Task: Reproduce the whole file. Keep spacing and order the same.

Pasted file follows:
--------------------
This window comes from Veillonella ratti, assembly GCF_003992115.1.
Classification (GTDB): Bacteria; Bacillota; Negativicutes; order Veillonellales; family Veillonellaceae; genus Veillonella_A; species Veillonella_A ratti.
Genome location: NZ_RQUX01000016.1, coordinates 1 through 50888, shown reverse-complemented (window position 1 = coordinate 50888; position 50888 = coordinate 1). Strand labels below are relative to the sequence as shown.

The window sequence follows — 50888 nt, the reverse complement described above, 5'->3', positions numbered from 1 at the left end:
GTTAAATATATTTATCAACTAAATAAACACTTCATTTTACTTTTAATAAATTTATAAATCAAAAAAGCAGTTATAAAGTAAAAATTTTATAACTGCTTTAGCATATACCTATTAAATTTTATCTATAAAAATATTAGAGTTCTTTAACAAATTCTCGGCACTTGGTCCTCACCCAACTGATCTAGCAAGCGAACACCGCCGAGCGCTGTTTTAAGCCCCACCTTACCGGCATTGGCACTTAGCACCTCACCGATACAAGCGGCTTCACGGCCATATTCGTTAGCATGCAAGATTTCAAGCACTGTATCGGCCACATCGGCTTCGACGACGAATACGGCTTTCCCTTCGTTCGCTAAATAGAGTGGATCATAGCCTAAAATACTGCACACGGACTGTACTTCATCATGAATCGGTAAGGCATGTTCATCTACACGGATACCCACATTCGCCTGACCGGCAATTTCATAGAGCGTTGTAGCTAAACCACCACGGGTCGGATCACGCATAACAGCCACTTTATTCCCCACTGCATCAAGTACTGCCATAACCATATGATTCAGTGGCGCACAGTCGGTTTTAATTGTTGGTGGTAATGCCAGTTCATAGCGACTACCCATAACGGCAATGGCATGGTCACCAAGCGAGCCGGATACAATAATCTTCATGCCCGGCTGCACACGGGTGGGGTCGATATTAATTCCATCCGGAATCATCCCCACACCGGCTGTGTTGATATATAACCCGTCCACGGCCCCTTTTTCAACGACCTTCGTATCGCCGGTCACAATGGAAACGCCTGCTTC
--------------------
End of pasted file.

This window comes from Veillonella ratti, assembly GCF_003992115.1.
Classification (GTDB): Bacteria; Bacillota; Negativicutes; order Veillonellales; family Veillonellaceae; genus Veillonella_A; species Veillonella_A ratti.
Genome location: NZ_RQUX01000016.1, coordinates 1 through 50888, shown reverse-complemented (window position 1 = coordinate 50888; position 50888 = coordinate 1). Strand labels below are relative to the sequence as shown.

The window sequence follows — 50888 nt, the reverse complement described above, 5'->3', positions numbered from 1 at the left end:
GTTAAATATATTTATCAACTAAATAAACACTTCATTTTACTTTTAATAAATTTATAAATCAAAAAAGCAGTTATAAAGTAAAAATTTTATAACTGCTTTAGCATATACCTATTAAATTTTATCTATAAAAATATTAGAGTTCTTTAACAAATTCTCGGCACTTGGTCCTCACCCAACTGATCTAGCAAGCGAACACCGCCGAGCGCTGTTTTAAGCCCCACCTTACCGGCATTGGCACTTAGCACCTCACCGATACAAGCGGCTTCACGGCCATATTCGTTAGCATGCAAGATTTCAAGCACTGTATCGGCCACATCGGCTTCGACGACGAATACGGCTTTCCCTTCGTTCGCTAAATAGAGTGGATCATAGCCTAAAATACTGCACACGGACTGTACTTCATCATGAATCGGTAAGGCATGTTCATCTACACGGATACCCACATTCGCCTGACCGGCAATTTCATAGAGCGTTGTAGCTAAACCACCACGGGTCGGATCACGCATAACAGCCACTTTATTCCCCACTGCATCAAGTACTGCCATAACCATATGATTCAGTGGCGCACAGTCGGTTTTAATTGTTGGTGGTAATGCCAGTTCATAGCGACTACCCATAACGGCAATGGCATGGTCACCAAGCGAGCCGGATACAATAATCTTCATGCCCGGCTGCACACGGGTGGGGTCGATATTAATTCCATCCGGAATCATCCCCACACCGGCTGTGTTGATATATAACCCGTCCACGGCCCCTTTTTCAACGACCTTCGTATCGCCGGTCACAATGGAAACGCCTGCTTC